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The Things We Do Not Say

photo[1]I’ve been writing about Schuyler and her disability for over ten years now, which feels like both a long time and also just a moment, a flicker. I was writing back when we called them “online journals”, I later started a blog and wrote a book, and eventually ended up giving speeches to people with disabilities and professionals and other parents and families, always speaking simply as a father. In that decade, I’ve watched changes take place in the realm of advocacy. Some of them were good; some were simply changes.

For parent advocates, there are rules now, I am told, for the things that we can and cannot say. Break those rules, and we are dehumanizing the very people we profess to love. Say the things we are not supposed to say now, and we are causing harm. Express the things we are told not to say, and we demonstrate that our love for our kids isn’t real.

I once wrote that acceptance wasn’t something I was interested in, that acceptance of Schuyler’s disability felt like surrender, like giving up before it was time. In my book, I said it like this:

We’d learned to be on our own, navigating a new world of Schuyler’s disability, and with little information and no road map. We learned that for parents like us in the situation we were in, all you can do sometimes is trust in your fool’s hope and keep going. You never give up, and you persevere, not because you’re plucky or heroic or even smart, but rather because you hate the thought that there might have been some answer or solution waiting right around the next corner, and you would miss it if you gave up too early. It’s hope, and it’s stubborn and sometimes it’s even stupid, but it’s the thing you’ve got so you run with it. You go into battle against the monster with a rubber sword because, really, what else are you going to do?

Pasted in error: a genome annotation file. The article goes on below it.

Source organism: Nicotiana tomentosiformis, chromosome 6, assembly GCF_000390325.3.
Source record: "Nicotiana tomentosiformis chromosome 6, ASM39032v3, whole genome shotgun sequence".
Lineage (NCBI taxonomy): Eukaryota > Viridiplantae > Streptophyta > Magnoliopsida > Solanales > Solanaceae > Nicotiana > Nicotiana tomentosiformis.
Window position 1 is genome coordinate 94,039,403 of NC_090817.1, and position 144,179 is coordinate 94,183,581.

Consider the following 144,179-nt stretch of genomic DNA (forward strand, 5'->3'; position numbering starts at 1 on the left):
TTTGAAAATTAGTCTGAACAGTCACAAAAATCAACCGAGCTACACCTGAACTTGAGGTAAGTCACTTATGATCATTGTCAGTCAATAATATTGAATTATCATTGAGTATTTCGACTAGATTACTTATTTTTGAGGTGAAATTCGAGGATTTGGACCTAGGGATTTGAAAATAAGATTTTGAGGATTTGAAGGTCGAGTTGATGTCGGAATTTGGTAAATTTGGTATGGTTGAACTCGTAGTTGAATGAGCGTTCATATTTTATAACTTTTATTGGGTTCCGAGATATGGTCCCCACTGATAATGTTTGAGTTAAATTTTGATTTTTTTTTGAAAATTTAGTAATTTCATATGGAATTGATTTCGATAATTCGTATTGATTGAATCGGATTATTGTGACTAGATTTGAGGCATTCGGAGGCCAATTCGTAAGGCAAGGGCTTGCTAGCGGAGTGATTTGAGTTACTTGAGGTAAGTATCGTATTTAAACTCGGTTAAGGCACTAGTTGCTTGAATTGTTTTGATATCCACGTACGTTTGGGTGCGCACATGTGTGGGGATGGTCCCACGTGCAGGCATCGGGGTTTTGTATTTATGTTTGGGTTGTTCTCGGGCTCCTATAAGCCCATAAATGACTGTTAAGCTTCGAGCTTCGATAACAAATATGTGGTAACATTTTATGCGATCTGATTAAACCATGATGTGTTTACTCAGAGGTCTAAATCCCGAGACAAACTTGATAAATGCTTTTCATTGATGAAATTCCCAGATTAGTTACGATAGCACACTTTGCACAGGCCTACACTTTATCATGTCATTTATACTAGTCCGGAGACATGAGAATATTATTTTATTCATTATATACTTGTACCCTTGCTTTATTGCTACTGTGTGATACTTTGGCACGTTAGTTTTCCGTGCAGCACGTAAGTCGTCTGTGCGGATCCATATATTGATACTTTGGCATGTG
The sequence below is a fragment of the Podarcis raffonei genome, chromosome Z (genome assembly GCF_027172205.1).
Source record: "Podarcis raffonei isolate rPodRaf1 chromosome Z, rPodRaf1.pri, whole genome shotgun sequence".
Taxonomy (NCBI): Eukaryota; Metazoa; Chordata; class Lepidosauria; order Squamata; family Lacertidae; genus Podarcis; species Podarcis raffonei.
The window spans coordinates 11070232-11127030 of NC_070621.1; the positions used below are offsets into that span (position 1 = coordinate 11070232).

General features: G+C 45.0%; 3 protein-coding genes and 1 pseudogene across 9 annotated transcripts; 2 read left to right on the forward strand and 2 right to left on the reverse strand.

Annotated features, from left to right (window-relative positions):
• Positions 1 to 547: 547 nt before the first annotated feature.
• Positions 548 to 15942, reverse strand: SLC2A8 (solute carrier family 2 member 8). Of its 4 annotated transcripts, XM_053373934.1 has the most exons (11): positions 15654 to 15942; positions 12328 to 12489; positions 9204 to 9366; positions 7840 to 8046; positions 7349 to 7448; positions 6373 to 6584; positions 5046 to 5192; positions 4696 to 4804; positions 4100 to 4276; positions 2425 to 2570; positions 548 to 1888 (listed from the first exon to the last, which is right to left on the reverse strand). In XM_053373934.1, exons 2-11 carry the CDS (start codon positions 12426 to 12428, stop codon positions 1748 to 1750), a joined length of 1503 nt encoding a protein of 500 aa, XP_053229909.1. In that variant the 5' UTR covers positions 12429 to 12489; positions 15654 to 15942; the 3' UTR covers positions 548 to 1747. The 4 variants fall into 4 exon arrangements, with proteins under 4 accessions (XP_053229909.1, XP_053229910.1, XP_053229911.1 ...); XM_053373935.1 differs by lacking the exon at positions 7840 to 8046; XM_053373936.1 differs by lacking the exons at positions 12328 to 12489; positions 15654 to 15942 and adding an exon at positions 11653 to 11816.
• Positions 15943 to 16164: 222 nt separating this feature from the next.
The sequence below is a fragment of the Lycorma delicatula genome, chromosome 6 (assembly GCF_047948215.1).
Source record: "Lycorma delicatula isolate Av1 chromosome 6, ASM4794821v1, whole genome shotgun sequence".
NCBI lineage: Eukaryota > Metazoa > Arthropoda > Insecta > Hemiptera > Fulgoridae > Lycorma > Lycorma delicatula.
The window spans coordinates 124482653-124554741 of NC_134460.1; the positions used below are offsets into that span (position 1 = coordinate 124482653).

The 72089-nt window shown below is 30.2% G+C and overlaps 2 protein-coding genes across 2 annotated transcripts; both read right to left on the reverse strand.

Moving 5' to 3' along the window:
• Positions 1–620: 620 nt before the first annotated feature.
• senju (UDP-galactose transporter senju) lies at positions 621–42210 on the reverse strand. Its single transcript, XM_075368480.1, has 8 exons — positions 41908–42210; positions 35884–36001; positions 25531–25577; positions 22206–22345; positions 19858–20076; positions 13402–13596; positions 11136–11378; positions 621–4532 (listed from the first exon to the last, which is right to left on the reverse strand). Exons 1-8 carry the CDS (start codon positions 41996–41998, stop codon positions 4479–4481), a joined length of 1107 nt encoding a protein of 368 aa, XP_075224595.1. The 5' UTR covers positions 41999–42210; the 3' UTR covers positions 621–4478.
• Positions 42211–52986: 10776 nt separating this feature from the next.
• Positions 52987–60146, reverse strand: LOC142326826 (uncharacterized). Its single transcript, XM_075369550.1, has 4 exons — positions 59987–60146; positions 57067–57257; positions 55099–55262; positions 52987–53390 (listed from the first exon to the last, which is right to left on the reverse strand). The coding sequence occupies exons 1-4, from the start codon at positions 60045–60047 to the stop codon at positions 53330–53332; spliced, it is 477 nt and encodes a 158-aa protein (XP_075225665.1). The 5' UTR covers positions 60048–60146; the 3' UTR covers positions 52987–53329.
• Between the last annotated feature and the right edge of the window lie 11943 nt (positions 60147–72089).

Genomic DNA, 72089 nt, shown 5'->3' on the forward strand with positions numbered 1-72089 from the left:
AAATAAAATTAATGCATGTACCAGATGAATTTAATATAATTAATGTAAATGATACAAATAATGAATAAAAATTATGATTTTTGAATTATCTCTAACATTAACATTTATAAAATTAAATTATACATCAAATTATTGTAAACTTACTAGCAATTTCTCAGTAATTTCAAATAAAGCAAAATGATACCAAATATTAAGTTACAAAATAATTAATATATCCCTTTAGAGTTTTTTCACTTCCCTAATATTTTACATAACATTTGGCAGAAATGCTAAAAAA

Now it’s a thing you do not say. You do not fight your child’s disability because now that means you are fighting your child. There are no monsters, there are just children and their differences. I have even been told, on a number of occasions, that fighting for Schuyler’s right to communicate using assistive technology was wrong. Accepting Schuyler and truly loving her means allowing her to communicate with her natural voice, as best as she can. (To be fair, I don’t think this represents the position of very many advocates.)

If we don’t accept things the way we are, we’re rejecting our children. It’s a simple position, no greys, just a black and a white.

When we hear the seemingly inevitable stories of parents of kids with disabilities who hurt or even kill those children, the same discussions begin anew. Members of the media, and some parents as well, begin to ask questions. Why did this happen? Why did these parents lose hope with such overwhelming finality? What could have been done to help them, to stop them from reaching the point where they even consider committing such a monstrous act?

But these are things we cannot say. To ask those questions is to devalue the victims, to make the subtle suggestion that somehow, such an act can be justified when we start looking for causes beyond pure evil. I’ve been watching this particular scenario play out over a number of years, and while I’m not supposed to talk about it, I do think about it. I wonder if things might have been different if we’d had a different conversation a few years ago, if we’d looked for broken parents instead of vampires, if we’d sought change and relief instead of retribution and justice. And I wonder about those kids for whom the same fate might be waiting years hence. Can we help them now? Or is this a cycle that we are doomed to repeat, but not talk about, because we’re not supposed to talk about it.